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Chris Williams

Christopher Williams stands in front of the U.S. District Courthouse in Helena, where his trial was held.

A federal court jury has stripped Montana Cannabis of its assets, which involves $1.7 million in three frozen bank accounts.

Friday’s forfeiture hearing wrapped up the weeklong trial of Christopher Williams, one of the four Montana Cannabis partners. He was convicted Thursday of eight drug and weapons charges, and faces a mandatory minimum of 40 years in prison; he plans to appeal the conviction.

Special Agent Wesley Smith with the federal Drug Enforcement Agency testified Friday that he looked at the prices Montana Cannabis charged for marijuana on its website, as well as items confiscated during a March 14, 2011, raid of the Helena-based nursery, and estimated conservatively that the gross proceeds earned was $1.68 million during the two-year period the business was open.

“Throughout a two-year period, the prices would go up and down, I’m assuming based on the amount being grown, the type and grade,” Smith said. “The highest price was $250 (per ounce) for the upper grade; the lowest price was $190 for an ounce.”

Smith said he had heard statements from the owners that they went through 56 cycles where the plants produced marijuana, and estimated the owners harvested between 150 to 200 ounces per cycle.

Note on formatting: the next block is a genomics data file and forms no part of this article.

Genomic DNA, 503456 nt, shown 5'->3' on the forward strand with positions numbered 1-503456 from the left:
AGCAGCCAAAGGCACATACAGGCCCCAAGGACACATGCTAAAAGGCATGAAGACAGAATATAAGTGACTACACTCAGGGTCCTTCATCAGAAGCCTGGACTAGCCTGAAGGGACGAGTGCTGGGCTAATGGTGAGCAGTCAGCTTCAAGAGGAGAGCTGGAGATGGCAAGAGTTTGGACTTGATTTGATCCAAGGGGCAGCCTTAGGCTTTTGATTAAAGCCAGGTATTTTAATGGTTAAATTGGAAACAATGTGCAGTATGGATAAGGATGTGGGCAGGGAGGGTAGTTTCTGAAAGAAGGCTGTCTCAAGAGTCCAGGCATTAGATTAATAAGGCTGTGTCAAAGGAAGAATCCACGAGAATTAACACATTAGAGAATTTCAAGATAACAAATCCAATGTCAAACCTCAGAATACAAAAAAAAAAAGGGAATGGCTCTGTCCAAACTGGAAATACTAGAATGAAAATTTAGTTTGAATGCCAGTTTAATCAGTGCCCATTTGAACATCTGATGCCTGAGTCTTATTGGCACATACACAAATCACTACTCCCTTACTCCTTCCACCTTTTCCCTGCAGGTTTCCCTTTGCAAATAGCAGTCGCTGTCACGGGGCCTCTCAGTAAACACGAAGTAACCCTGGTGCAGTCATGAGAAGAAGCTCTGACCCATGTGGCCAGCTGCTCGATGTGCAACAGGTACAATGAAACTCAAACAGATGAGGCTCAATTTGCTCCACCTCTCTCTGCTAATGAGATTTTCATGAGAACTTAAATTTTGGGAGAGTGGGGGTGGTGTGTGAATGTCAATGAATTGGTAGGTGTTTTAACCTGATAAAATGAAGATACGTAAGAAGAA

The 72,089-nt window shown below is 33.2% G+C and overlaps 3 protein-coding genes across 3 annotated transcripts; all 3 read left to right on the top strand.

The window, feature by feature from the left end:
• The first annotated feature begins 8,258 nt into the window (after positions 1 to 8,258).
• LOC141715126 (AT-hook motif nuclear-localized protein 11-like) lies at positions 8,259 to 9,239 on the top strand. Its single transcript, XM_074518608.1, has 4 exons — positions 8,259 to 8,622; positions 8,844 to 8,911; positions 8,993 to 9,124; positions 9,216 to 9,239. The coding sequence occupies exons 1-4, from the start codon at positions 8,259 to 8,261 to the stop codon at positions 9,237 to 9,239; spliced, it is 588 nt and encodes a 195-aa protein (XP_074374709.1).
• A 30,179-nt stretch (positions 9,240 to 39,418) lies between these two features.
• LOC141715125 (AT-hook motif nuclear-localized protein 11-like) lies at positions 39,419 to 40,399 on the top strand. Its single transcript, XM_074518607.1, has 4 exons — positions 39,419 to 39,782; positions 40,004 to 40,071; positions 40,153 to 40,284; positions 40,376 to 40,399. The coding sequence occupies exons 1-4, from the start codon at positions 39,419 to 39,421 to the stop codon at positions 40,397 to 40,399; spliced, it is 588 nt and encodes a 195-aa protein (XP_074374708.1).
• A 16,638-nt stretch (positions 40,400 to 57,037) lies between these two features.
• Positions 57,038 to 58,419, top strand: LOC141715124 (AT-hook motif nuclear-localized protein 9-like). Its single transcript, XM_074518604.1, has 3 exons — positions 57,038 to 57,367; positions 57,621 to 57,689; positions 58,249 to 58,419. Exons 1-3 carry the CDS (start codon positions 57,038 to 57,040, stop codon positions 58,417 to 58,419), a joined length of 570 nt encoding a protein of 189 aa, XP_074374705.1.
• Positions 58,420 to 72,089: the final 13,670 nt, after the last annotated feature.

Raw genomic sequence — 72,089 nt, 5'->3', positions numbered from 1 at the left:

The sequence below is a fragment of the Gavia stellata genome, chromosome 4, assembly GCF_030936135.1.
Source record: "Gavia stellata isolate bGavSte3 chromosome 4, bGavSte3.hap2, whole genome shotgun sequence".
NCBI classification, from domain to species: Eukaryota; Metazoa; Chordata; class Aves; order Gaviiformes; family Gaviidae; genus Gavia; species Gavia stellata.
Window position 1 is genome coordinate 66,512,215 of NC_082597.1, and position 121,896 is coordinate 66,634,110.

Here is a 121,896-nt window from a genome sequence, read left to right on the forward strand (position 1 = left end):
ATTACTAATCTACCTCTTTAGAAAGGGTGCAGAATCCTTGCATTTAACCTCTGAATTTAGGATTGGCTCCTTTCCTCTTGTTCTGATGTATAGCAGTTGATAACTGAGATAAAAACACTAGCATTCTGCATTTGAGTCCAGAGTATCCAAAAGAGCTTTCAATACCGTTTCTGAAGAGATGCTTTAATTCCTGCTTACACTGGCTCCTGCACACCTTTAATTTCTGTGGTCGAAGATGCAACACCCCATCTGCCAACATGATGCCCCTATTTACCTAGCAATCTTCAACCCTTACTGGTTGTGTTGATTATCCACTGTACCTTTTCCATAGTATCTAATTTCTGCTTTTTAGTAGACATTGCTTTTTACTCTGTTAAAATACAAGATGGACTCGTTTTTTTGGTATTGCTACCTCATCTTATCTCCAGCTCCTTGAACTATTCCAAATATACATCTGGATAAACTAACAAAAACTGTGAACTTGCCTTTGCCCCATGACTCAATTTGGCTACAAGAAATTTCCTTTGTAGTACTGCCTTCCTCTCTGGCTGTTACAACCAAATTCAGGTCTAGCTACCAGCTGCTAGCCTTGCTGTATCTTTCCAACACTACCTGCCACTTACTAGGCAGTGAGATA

He then turned to the Richard Flor outdoor marijuana growing operation in Miles City; Flor also was a partner in Montana Cannabis. Smith said they “easily” harvested at least 30 plants per year in 2009 and 2010, with each plant producing a minimum of four ounces.

“If you value that at $200 per ounce, the gross proceeds would be $48,000,” Smith said.

According to testimony during Williams’ trial, proceeds from the Montana Cannabis Miles City operation and its Billings dispensary, as well as those from the Helena facility and a short-lived Missoula store, were deposited in three bank accounts. The amounts in those accounts totaled $1.72 million.

Williams’ attorney, Michael Donahoe, questioned whether Smith had taken into consideration operational costs, like heating and lighting in the nursery when he came up with his estimate. However, Assistant U.S. Attorney Joe Thaggard noted that by law, forfeiture of assets takes into consideration only the gross proceeds, not the net profit.

Williams also took to the stand and disputed Smith’s figures, saying that they didn’t take into account building the business from the ground as well as crops that might have been destroyed due to disease or light and temperature problems.

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He added that in his experience, Smith was underestimating the harvest from the Flor property.

“The Flor residence numbers actually were larger,” Williams said. “Four ounces per plant is underestimating, so they’re not using accurate figures for gross revenue.”

Jurors, however, went with Thaggard and Smith’s estimates and decided Montana Cannabis would have to forfeit the $1.7 million spread over three local bank accounts.

The money will go into the federal Department of Justice’s asset forfeiture fund.

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